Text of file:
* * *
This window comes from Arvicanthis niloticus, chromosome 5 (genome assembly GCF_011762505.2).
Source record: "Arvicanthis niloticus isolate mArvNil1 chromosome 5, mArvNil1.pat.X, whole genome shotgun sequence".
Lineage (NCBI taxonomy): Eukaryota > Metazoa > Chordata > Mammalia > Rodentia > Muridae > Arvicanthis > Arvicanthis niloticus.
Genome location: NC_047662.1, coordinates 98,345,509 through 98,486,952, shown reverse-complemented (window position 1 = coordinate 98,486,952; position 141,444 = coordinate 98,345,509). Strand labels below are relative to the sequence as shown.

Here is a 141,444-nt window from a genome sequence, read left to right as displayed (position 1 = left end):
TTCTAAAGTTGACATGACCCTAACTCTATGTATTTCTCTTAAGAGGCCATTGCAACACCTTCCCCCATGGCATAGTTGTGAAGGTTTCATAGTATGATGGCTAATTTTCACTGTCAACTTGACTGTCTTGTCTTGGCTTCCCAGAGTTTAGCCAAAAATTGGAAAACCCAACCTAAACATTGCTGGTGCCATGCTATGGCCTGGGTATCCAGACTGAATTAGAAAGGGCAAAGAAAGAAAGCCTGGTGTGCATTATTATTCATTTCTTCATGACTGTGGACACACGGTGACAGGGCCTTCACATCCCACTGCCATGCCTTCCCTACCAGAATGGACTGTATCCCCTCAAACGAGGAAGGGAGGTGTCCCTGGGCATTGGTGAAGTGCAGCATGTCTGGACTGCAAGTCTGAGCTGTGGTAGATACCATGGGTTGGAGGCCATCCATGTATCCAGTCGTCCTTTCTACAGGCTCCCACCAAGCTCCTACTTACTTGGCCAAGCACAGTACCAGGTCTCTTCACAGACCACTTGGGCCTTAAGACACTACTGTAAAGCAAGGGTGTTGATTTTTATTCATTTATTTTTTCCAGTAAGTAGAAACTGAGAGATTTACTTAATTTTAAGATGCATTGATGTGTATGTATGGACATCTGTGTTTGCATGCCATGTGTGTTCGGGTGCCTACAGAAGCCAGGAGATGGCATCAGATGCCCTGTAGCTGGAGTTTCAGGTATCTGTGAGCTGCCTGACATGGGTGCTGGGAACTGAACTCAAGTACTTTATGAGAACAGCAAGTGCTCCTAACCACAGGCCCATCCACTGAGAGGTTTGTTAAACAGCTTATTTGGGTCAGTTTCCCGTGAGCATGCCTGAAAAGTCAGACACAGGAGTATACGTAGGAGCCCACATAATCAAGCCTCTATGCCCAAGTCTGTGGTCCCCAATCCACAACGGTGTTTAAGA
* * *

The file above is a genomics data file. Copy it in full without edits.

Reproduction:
This window comes from Arvicanthis niloticus, chromosome 5 (genome assembly GCF_011762505.2).
Source record: "Arvicanthis niloticus isolate mArvNil1 chromosome 5, mArvNil1.pat.X, whole genome shotgun sequence".
Lineage (NCBI taxonomy): Eukaryota > Metazoa > Chordata > Mammalia > Rodentia > Muridae > Arvicanthis > Arvicanthis niloticus.
Genome location: NC_047662.1, coordinates 98,345,509 through 98,486,952, shown reverse-complemented (window position 1 = coordinate 98,486,952; position 141,444 = coordinate 98,345,509). Strand labels below are relative to the sequence as shown.

Here is a 141,444-nt window from a genome sequence, read left to right as displayed (position 1 = left end):
TTCTAAAGTTGACATGACCCTAACTCTATGTATTTCTCTTAAGAGGCCATTGCAACACCTTCCCCCATGGCATAGTTGTGAAGGTTTCATAGTATGATGGCTAATTTTCACTGTCAACTTGACTGTCTTGTCTTGGCTTCCCAGAGTTTAGCCAAAAATTGGAAAACCCAACCTAAACATTGCTGGTGCCATGCTATGGCCTGGGTATCCAGACTGAATTAGAAAGGGCAAAGAAAGAAAGCCTGGTGTGCATTATTATTCATTTCTTCATGACTGTGGACACACGGTGACAGGGCCTTCACATCCCACTGCCATGCCTTCCCTACCAGAATGGACTGTATCCCCTCAAACGAGGAAGGGAGGTGTCCCTGGGCATTGGTGAAGTGCAGCATGTCTGGACTGCAAGTCTGAGCTGTGGTAGATACCATGGGTTGGAGGCCATCCATGTATCCAGTCGTCCTTTCTACAGGCTCCCACCAAGCTCCTACTTACTTGGCCAAGCACAGTACCAGGTCTCTTCACAGACCACTTGGGCCTTAAGACACTACTGTAAAGCAAGGGTGTTGATTTTTATTCATTTATTTTTTCCAGTAAGTAGAAACTGAGAGATTTACTTAATTTTAAGATGCATTGATGTGTATGTATGGACATCTGTGTTTGCATGCCATGTGTGTTCGGGTGCCTACAGAAGCCAGGAGATGGCATCAGATGCCCTGTAGCTGGAGTTTCAGGTATCTGTGAGCTGCCTGACATGGGTGCTGGGAACTGAACTCAAGTACTTTATGAGAACAGCAAGTGCTCCTAACCACAGGCCCATCCACTGAGAGGTTTGTTAAACAGCTTATTTGGGTCAGTTTCCCGTGAGCATGCCTGAAAAGTCAGACACAGGAGTATACGTAGGAGCCCACATAATCAAGCCTCTATGCCCAAGTCTGTGGTCCCCAATCCACAACGGTGTTTAAGA